Alissa is an Assistant Professor of Medical Anthropology and Health Policy at UCSF where she creates effective interventions tailored to the sociocultural context of patients and their caregivers, with attention to the social determinants that cause and perpetuate ill health and disease.
Words of Strength
To reduce the scale and impact of dementia, Alissa believes we need to build more equitable approaches to dementia assessment, diagnosis, and care.
Alissa is focused on using qualitative, community-based research to understand and improve the assessment, diagnosis, and care of people with Alzheimer's disease and related dementias, with a specific focus on primary care. She also conducts research on improving care and access to supportive services.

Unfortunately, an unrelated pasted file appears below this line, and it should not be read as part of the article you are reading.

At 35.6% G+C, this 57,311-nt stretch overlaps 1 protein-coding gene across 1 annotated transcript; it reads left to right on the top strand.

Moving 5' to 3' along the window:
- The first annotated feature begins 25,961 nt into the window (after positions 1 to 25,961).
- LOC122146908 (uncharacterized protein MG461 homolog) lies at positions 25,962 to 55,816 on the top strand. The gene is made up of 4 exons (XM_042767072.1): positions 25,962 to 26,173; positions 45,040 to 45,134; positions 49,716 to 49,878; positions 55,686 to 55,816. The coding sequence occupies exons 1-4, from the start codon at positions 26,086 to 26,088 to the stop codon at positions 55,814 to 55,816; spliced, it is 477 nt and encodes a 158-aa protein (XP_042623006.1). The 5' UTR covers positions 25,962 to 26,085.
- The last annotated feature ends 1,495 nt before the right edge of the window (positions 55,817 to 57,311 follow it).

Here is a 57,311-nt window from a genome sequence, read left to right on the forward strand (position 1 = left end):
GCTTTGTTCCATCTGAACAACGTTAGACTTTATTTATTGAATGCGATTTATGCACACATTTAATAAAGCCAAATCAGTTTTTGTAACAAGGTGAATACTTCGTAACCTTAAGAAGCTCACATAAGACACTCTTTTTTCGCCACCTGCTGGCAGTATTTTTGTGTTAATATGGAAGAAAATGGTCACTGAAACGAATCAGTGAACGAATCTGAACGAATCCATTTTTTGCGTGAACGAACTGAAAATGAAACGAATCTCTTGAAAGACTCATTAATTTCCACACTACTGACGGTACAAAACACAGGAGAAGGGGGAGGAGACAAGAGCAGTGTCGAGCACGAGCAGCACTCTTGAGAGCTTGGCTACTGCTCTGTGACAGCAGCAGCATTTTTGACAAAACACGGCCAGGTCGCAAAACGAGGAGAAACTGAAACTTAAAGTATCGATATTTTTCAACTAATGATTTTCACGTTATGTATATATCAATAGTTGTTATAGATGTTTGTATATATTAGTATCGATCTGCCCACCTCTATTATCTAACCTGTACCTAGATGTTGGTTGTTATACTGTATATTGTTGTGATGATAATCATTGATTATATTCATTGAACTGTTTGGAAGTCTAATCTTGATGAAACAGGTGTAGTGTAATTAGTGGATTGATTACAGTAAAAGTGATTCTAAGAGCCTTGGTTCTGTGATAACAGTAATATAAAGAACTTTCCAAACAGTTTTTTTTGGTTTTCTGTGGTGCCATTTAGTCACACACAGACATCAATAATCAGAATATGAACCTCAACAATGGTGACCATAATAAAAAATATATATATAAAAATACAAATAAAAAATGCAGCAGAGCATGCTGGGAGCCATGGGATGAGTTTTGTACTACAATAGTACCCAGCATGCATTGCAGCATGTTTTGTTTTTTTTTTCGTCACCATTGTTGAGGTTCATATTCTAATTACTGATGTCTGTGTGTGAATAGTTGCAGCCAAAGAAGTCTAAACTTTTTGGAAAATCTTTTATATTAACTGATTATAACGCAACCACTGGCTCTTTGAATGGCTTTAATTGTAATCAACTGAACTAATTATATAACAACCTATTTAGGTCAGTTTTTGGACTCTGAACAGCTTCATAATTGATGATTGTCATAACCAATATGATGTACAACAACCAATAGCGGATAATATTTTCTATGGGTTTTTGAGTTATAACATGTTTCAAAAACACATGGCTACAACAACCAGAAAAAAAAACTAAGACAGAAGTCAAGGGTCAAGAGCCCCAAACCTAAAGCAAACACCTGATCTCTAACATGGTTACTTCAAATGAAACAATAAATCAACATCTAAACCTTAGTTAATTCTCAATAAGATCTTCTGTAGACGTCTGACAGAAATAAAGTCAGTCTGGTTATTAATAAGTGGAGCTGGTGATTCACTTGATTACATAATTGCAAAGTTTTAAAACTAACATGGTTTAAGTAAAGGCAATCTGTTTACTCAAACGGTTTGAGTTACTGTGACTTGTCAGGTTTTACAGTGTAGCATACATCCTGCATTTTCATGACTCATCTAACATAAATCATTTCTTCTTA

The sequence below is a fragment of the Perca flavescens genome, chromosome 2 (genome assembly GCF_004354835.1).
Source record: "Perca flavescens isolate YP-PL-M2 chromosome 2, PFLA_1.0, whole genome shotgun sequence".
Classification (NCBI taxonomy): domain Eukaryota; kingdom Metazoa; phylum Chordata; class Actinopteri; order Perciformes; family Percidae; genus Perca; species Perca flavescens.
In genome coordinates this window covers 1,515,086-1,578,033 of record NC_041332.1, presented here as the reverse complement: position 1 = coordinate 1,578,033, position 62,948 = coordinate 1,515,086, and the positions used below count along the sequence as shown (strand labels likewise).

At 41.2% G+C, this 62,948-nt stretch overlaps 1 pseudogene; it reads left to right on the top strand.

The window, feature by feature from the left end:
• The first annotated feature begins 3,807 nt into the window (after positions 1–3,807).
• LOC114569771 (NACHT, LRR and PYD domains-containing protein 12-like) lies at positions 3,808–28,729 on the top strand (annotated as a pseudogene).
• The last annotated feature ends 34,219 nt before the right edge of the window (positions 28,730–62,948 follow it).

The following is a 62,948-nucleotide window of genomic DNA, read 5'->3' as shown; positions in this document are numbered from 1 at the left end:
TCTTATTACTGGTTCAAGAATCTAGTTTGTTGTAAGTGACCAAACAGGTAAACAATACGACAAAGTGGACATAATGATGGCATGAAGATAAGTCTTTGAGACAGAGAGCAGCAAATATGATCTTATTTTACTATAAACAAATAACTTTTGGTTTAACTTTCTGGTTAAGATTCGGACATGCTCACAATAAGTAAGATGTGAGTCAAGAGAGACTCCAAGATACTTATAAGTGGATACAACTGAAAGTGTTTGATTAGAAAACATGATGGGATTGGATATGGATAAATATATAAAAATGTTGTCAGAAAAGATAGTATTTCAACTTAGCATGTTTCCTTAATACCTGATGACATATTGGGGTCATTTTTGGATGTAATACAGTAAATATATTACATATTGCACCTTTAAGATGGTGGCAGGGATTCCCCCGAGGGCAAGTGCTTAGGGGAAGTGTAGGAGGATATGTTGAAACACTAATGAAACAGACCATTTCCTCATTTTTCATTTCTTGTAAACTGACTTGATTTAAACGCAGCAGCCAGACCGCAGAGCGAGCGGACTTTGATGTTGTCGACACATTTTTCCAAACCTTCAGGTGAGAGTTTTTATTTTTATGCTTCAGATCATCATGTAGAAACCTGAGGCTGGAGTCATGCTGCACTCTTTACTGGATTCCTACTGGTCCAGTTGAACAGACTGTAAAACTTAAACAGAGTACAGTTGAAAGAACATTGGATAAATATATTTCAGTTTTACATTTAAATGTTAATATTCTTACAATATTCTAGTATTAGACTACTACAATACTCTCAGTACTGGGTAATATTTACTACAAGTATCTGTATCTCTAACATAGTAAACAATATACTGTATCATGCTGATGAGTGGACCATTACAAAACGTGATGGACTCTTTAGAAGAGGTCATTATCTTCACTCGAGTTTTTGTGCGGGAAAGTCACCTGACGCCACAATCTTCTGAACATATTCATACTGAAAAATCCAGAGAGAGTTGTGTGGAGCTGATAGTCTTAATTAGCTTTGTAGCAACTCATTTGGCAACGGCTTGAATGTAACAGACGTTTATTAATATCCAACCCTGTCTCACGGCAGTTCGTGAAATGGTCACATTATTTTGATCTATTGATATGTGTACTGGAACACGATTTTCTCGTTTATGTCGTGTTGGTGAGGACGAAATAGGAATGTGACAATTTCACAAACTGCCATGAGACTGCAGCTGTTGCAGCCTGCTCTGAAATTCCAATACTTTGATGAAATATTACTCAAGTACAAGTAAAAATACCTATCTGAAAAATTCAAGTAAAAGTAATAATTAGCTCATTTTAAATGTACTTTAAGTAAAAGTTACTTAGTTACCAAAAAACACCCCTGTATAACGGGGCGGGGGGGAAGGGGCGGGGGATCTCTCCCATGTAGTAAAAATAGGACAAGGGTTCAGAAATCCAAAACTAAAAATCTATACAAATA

Dementia is frequently under-diagnosed and misdiagnosed in the United States, particularly among people from underserved and underrepresented populations.
Alissa Bernstein received a bachelor's and master's degree in Cultural and Social Anthropology from Stanford University, a Master of Public Health from the University of California, Berkeley, and a PhD in Medical Anthropology from the joint program between UC Berkeley and UCSF. After completing fellowship training at the Philip R. Lee Institute for Health Policy Studies and the Global Brain Health Institute, she joined the faculty at the University of California, San Francisco. Her appointments are in the Institute for Health Policy Studies, the Department of Humanities and Social Sciences, and the Global Brain Health Institute.